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Quinnipiac Assignment 07 – ICM501 – The Ubiquity of Data: Ambient Awareness and Information Overload

The Ubiquity of Data: Ambient Awareness and Information Overload

Ambient Awareness. We live in a world of TMI. At the same time that we use avatars and user IDs, we are also putting out tons of information, every single day. As we continue to embrace distributed cognition (the push of thought from internal to external, from personal to shared, as we rely on our networks more and more), interfaces originally meant for one person using it at a time are turning into shared information and interfaces. We collaborate a lot more than we ever have. Certainly, it helps to have, well, help. But we are bombarded with messages these days. And a lot of them are created and spread by us. We are the architects of our own confusion and distraction.

It’s Everywhere

Go to the gas station – swipe your card. Say cheese when the security camera snaps your picture while you pump gas and buy snacks and smokes. Don’t forget to check in at FourSquare. You’ve got to oust the Mayor of the Cumberland Farms on Chestnut Hill Avenue! Drive away, through a toll booth with your transponder, and your license plate will be photographed, too.

Share enough of this information, and your friends will scold you for buying pork rinds and Marlboros. Maybe one of these days, your insurance company will scold you, too. Or maybe they’ll just quietly reassess your risks, get a new actuarial quote, and raise your rates by 1% – and they won’t necessarily tell you they’re doing this, either. Check into enough places, and your route can be mapped. If you’re cheating on your spouse, you’d better not drive your car through a toll booth when you go to visit your paramour.

Is it Really so Bad?

Or maybe it’s all less sinister than that. Maybe your friends contact you because they care – because they see you buying snacks and smokes far too much, and worry that you’ve become depressed. Maybe your doctor sees this activity and contacts you to set up an appointment to check your blood pressure and your cholesterol.

But whatever the motivation is, and whatever the source, one thing is clear: we know all this stuff about each other now. As Thompson, C. (2008, September 5). Brave new world of digital intimacyNew York Times Magazine. [Link] says, “Social scientists have a name for this sort of incessant online contact. They call it ‘ambient awareness.’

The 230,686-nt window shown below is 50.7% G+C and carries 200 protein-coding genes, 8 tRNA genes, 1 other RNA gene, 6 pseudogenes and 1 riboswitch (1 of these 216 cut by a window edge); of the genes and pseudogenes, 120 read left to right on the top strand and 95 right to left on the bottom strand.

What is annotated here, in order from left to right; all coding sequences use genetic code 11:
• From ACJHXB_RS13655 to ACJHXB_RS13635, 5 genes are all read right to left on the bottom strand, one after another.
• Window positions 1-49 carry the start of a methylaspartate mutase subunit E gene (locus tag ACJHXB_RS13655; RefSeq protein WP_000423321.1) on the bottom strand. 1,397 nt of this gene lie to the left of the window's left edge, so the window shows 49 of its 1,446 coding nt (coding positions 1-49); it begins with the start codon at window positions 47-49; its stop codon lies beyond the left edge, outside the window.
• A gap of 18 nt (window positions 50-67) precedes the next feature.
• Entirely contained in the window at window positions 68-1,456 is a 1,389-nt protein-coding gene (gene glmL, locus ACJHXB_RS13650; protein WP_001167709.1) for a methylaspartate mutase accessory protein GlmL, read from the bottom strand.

It is, they say, very much like being physically near someone and picking up on his mood through the little things he does — body language, sighs, stray comments — out of the corner of your eye. Facebook is no longer alone in offering this sort of interaction online. In the last year, there has been a boom in tools for ‘microblogging’: posting frequent tiny updates on what you’re doing. The phenomenon is quite different from what we normally think of as blogging, because a blog post is usually a written piece, sometimes quite long: a statement of opinion, a story, an analysis.

Updates

But these new updates are something different. They’re far shorter, far more frequent and less carefully considered. One of the most popular new tools is Twitter, a website and messaging service that allows its two-million-plus users to broadcast to their friends haiku-length updates — limited to 140 characters, as brief as a mobile-phone text message — on what they’re doing.

There are other services for reporting where you’re traveling (Dopplr) or for quickly tossing online a stream of the pictures, videos or websites you’re looking at (Tumblr). And there are even tools that give your location. When the new iPhone, with built-in tracking, was introduced in July, one million people began using Loopt, a piece of software that automatically tells all your friends exactly where you are.”

In The Numerati, Stephen Baker talks about the data that is all over the Internet, and how data miners are trying to gather information to paint a picture of individuals.

That interview is from 2008 – the pervasiveness of intimate data is nothing new.

Twitter

One of the best-known places where intimate details are shared and reshared is Twitter. It’s become an odd admixture of personal anecdotes and preferences, sprinkled with some news, although the news becomes a proportionately larger percentage when it becomes more sensational or local, as in the Boston Marathon bombings and the subsequent manhunt.

As Hermida, A. (2010). Twittering the news: The emergence of ambient journalism. Journalism Practice, 4(3), 297–308. [Library Link] says, “As with most media technologies, there is a degree of hyperbole about the potential of Twitter, with proclamations that ‘every major channel of information will be Twitterfied’ (Johnson, 2009). Furthermore, social media services are vulnerable to shifting and ever-changing social and cultural habits of audiences. While this paper has discussed micro-blogging in the context of Twitter, it is possible that a new service may replace it in the future. However, it is important to explore in greater depth the qualities of micro-blogging—real-time, immediate communication, searching, link-sharing and the follower structure—and their impact on the way news and information is communicated.”

It’s All Around Us

Quinnipiac Assignment 07 – ICM501 – The Ubiquity of Data: Ambient Awareness and Information Overload
English: Seal of the United States Department of Homeland Security. (Photo credit: Wikipedia)

We get the news about elections or a manhunt or the latest scientific breakthrough, alongside what our friends are eating for lunch, and what they think of the latest Charlize Theron movie. This avalanche, this garbage can full of data comes at us 24/7.